Pollywood a window into seedy, risky side of Pakistani cinema
Where love is a box office bomb
A projectionist lies asleep in the sweltering Pakistan heat, his face covered by a cloth. A colleague rewinds a reel manually while on screen, through the hashish smoke, a woman bounces on a bed singing "hello, hello, hello" into a mobile phone.
Her would-be lover, who is old, apparently drunk and in another room, sings "hello, hello, hello" back to her while splashing his head and shoulders with aftershave. Then the two of them, both fully clothed, sing it again.
Welcome to the strangely innocent yet seedy world of Pashto cinema, or Pollywood, which once made its home in Pakistan's wild frontier town of Peshawar, but is now confined to a handful of cinemas that have not been attacked by Islamists.
The Taliban banned cinema and music during their five-year rule in neighbouring Afghanistan, deeming them un-Islamic, and insisted that women wear all-enveloping burqas.
The Pakistani Taliban are just as strict, and in Pashto cinema, where there is no sex or even kissing and only a bit of midriff on show, all their rules are broken. Several cinemas have been attacked, three of them either bombed or burned to the ground. Bombs have also gone off outside the venues.
But even some of those who hate the Taliban are scornful, and the industry has been fading over the decades as India's higher-quality Bollywood movies flourish.
"It's been known for families [in the Pashtun northwestern province of Khyber Pakhtunkhwa] to kill a daughter who becomes a singer in the movies," one Peshawar resident said. "People love the songs, but not the singers."
The films, now mostly made in Lahore, the capital of Punjab province, are crudely made stories with love, valour and Pashtun identity at their core. They feature middle-aged, heavily armed heroes with long moustaches wooing much younger women who, when not bouncing fully dressed on beds, sing a lot in the hills of northwest Pakistan.
Some say the vulgarity has been introduced by Punjabi filmmakers desperate to fill cinemas. And some cinemas slip in pornography between shows.
The macho interest of Pashto films is addressed with guns, swords, knives and bloodshed. In the film posters, the wild-eyed men are often pictured smoking three cigarettes at once, with one behind the ear for good measure.
Peshawar's Arshad Cinema, complete with private boxes, is grim and dark, with dirty stone steps, crumbling walls and bare wires hanging from the ceilings. Opposite is a brand new medical centre, eight storeys high and built on the site of another Pashto cinema which was destroyed.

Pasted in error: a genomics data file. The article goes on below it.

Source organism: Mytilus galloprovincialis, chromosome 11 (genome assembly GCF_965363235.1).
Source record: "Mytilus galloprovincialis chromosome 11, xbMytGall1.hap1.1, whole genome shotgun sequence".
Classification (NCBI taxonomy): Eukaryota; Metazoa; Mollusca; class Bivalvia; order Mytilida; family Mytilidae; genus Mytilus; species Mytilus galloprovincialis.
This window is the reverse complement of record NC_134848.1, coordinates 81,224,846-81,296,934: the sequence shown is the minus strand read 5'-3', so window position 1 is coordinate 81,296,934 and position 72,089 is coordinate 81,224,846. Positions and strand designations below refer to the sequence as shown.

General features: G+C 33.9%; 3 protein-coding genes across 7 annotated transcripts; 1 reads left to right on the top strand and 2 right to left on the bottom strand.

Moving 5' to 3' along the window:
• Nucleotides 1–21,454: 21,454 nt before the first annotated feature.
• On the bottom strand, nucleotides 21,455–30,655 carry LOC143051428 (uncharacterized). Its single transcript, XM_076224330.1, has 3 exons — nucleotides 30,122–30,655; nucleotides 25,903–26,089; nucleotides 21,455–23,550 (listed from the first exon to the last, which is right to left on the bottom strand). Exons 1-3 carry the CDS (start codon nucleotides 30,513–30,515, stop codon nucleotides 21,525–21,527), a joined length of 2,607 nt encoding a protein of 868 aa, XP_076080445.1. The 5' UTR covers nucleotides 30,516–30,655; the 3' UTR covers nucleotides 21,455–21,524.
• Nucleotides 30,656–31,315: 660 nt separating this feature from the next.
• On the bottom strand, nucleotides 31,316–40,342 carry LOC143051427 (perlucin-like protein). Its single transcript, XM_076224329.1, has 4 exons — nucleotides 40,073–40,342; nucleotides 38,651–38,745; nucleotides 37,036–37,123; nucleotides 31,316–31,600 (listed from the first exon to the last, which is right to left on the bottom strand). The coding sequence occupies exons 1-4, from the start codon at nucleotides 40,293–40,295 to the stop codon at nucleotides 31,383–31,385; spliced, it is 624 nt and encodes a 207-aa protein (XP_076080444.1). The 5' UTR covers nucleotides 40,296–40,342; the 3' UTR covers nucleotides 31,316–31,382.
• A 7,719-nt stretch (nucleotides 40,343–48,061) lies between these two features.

The projectors are decades old and noisy. A can of oil and three fire extinguishers near at hand. The picture itself is out of focus and the soundtrack painfully distorted.
"People like Pashto films because they are based on stories about society," Arshad manager Khalid Khan says. "But when there are stories in the media saying there are four or five suicide bombers in Peshawar, no one comes to the cinema. And we are suffering losses."
Another reason for the losses is the repetitive story lines and vulgarity - though by Western standards, the films are too soft and restrained to be considered pornography.
"The films we used to watch in cinemas were based on stories and real issues," says Safdar Khan, 70. "But going to the cinema is considered a shameful or bad thing today due to the obscenity."
Scriptwriter Nazir Bhati believes Pashto movies are on their way out because they are so monotonous.
"I gave up my job when a producer asked me to include vulgar bits," he says.
Peshawar, the capital of Khyber Pakhtunkhwa, was once a majestic walled city - a centre of culture, trade, architecture and education. Today, Peshawar is hectic, congested and plagued by violence.
It has witnessed dozens of bomb attacks in recent years, either launched by the Pakistani Taliban seeking to bring down the government or the result of sectarian violence.
But it remains a centre of Pashtun culture which celebrates the reputation of fearless warriors, the heroes of the films, even if overweight and apparently the wrong side of 60.
The men in the pitch-black auditorium lounge around in their seats, smoking cigarettes and more powerful substances and cheering the good bits. But for an outsider, it's difficult to tell which bits are good.
"The projectors are old," Khan, the manager, says. "And there is so much smoke. So the quality is bad."